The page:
Kulbhushan Jadhav’s death sentence is a Kangaroo trial, a mockery and a sham: P Chidambaram

Uddipta Das
He also urged the Indian government to ask Pakistan to safely return Jadhav who was sentenced to death on Monday

New Delhi, April 11: Slamming the Pakistan authorities over the death sentence awarded to Indian national Kulbhushan Jadhav, former Union minister of finance P. Chidambaram on Tuesday said that it is a kangaroo trial, a mockery and a sham. Chidambaram commenting in the issue also said that military court has no jurisdiction over foreign nationals. The former minister’s comments follow the decision of a Pakistan military court which has sentenced Indian national Kulbhushan Jadhav to death on Monday alleging espionage and sabotage charges.

The former finance minister and present Member of Parliament also urged the Indian government to ask Pakistan to safely return Jadhav who was sentenced to death on Monday, more than a year later he was allegedly picked up by Pakistan.

As per Pakistan media sources, Kulbhushan Jadhav was tried through the Field General Court Martial (FGCM) under Pakistan Army Act (PAA). He was charged with espionage and of being involved in ‘subversive activities’. However, the Pakistan authorities have not been able to produce any concrete piece of evidence of Jadhav’s involvement in any terror attack on Pakistani soil. The only public document presented by them is an alleged confession by Jadhav where in he accepts the fact that he is indeed an Indian agent.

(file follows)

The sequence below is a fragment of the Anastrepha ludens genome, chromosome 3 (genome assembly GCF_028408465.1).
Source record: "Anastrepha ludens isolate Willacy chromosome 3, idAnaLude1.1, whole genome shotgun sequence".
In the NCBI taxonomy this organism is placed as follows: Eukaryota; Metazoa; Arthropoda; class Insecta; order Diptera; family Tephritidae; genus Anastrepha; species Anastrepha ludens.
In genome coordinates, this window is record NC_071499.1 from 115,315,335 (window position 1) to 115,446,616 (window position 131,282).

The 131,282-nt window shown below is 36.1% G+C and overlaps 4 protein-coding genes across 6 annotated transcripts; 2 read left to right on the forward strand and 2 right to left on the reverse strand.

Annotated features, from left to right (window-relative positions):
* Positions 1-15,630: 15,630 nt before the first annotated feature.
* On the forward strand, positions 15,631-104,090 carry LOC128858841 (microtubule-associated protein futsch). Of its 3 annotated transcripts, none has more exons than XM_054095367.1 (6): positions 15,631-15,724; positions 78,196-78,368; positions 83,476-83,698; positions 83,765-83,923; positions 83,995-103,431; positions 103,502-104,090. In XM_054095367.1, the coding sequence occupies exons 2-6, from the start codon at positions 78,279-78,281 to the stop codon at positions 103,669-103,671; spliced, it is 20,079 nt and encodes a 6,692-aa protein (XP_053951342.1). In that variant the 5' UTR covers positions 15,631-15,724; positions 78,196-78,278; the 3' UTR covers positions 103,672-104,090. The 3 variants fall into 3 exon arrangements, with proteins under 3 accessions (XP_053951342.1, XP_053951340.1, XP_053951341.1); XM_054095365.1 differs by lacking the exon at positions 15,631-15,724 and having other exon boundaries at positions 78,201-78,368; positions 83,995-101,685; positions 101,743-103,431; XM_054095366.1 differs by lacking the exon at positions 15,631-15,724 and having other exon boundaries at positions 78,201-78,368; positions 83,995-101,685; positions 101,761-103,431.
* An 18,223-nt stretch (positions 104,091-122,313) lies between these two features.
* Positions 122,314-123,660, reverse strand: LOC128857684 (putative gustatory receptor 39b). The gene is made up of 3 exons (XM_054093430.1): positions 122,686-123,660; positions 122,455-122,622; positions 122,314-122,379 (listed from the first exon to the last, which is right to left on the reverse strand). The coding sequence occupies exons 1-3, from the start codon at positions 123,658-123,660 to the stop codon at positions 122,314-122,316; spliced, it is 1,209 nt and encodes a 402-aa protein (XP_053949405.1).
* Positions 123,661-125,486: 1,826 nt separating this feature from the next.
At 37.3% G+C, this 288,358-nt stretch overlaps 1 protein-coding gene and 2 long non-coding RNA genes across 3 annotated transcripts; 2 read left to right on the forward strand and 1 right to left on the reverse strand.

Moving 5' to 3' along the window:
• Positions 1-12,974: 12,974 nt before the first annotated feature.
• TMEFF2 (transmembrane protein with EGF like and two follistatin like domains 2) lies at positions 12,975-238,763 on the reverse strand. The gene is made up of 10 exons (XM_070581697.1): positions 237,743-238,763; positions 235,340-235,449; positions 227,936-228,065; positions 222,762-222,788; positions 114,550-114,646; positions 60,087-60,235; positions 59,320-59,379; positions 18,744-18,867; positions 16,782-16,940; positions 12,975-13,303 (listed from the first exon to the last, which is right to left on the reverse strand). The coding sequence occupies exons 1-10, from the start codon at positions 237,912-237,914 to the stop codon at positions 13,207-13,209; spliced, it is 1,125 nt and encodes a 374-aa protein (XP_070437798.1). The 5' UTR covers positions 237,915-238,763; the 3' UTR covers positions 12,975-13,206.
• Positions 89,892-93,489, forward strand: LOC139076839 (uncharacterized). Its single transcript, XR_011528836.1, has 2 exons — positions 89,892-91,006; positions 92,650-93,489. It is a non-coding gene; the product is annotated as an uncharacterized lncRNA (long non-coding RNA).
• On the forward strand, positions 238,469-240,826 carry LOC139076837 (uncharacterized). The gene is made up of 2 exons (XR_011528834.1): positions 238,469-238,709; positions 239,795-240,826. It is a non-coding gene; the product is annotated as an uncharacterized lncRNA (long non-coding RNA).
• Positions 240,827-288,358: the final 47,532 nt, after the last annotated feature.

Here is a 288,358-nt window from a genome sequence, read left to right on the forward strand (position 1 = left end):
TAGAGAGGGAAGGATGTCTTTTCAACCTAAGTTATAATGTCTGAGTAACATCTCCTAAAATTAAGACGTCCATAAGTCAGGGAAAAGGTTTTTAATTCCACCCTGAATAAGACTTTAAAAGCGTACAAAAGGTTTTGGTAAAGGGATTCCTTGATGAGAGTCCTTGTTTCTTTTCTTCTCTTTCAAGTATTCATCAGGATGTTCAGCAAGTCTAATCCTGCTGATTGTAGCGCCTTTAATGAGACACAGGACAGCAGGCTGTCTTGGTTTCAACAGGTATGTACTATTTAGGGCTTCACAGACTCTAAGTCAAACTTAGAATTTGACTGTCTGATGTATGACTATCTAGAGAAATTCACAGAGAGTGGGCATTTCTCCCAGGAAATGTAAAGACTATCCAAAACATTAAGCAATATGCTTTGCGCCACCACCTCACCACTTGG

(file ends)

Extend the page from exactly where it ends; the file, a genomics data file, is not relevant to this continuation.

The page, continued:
Jadhav who is an ex-naval officer, after his premature retirement started his own business in Iran. He joined the National Defence Academy(NDA) in 1987 and then joined the Indian navy in 1991. Although Indian authorities have accepted that bit, but has refused to acknowledge him as an agent of Research and Analytical Wing (RAW), as Pakistan claims.

Following the news of Jadhav’s sentence, Amnesty International condemned the death sentence and said it is a travesty of justice. In a similar note, Indian authorities have claimed that if Pakistan goes ahead with the sentence, it will be case of ‘pre-meditated murder’.

In all of this, P. Chidambaram’s comment seems to be in tune with the others who have come forward in support of Jadhav and against the judgement of the military court of Pakistan. The important question that remains is since now the issue is one with possible diplomatic implications, will Pakistan come under pressure and change the sentence and give proper trial to Jadhav, or will go ahead with the sentence and strain the relations with India, again.